Play It At Your Sister

These days you get reissues coming out left, right and centre for all sorts of reasons, particularly amongst the punk fraternity and The Damned are no exception. Their seminal first album had a 30th anniversary issue ten years ago so we shouldn't be surprised that it now gets one for its 40th.

There is nothing new here in terms of content aside from a re-master, although it does get a vinyl issue and comes with a nice booklet of press clippings and promo shots, which will please many fans given the price an original issue will set you back these days. What the listener does get here however is one of the finest debut albums of all time! That claim isn't made lightly, when it is considered in the context of the time it was released, the age of the band at the time and the facilities available to them it is nothing short of stunning.

This is raw, aggressive and just full of the spirit of 1976. The Damned, probably more than any other band from that time, captured the sound and feel of their live performance on record; the result is that it sounds as fresh and exciting today as it did 40 years ago. Singer Dave Vanian was still honing his craft but even here on tracks like Feel The Pain there is a wealth of dynamics and edge. The key to what makes this album so good though is the combination of Rat Scabies intense drumming and Brian James outstanding guitar work. The little lead licks that James throws in at every juncture coupled with some great riffs mean that there is absolutely no filler here and I include the much maligned, Scabies penned Stab Yor Back in that. Sure compared to the rest of the album it's not quite in the same league but even here with it's simplistic structure it hits you like a freight train.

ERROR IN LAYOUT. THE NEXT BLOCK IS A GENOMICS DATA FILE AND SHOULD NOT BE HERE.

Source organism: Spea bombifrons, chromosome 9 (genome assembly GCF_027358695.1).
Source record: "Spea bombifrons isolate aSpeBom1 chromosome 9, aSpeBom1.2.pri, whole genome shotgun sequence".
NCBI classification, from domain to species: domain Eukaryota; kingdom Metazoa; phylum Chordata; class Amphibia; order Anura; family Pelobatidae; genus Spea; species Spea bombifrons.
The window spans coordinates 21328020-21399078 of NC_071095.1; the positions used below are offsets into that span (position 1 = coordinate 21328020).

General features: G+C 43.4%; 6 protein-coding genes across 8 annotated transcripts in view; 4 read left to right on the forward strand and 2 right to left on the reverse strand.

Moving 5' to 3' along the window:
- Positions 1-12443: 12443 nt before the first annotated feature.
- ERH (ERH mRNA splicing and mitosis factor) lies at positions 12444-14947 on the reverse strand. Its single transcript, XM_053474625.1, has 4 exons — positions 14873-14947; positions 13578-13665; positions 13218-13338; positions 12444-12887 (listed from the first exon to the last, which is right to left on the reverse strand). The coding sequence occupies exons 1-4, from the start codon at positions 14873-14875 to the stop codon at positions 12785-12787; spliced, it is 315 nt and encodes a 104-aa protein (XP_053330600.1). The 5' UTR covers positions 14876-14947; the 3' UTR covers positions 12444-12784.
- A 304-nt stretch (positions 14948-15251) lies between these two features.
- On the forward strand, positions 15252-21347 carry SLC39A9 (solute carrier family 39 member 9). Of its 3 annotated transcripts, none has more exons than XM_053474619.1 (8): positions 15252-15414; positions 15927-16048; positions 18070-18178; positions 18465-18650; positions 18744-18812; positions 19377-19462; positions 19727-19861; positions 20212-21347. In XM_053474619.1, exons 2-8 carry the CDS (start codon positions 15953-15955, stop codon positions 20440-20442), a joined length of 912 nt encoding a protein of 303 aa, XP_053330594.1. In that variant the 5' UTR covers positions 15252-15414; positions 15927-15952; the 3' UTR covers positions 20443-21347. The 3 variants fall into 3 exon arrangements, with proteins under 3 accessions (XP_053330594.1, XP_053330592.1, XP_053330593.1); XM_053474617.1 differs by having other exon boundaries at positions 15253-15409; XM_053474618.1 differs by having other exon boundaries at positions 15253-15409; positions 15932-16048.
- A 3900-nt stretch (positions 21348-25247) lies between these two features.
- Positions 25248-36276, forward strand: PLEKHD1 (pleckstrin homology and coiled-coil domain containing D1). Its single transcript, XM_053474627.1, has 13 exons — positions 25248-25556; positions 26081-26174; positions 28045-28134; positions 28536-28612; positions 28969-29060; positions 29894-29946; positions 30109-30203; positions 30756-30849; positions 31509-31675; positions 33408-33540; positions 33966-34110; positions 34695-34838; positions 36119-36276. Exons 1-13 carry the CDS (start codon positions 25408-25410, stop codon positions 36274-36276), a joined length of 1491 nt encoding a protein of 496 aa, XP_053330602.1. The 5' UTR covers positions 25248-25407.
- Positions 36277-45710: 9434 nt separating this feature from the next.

Whilst the highlight must surely be the first ever punk single New Rose there are multiple other gems on offer with So Messed Up hinting at the melody that would become so much a part of their later work. The debate about who were 'proper' punks and who was the best, most influential etc, has raged for decades and continues to do so. The simple fact is that all of that first wave of UK punk bands were completely different from each other and that's what made it so great! They all influenced the bands that followed, which explains why punk went off on so many tangents and was all the better for it. Any retrospective of the recorded works from that period however cannot fail to acknowledge that Damned Damned Damned led the way and in many respects continues to do so when you hear the constant list of new bands that name check it as an influence.

A little shambolic in places, certainly raw but an utterly glorious noise and everything punk should be.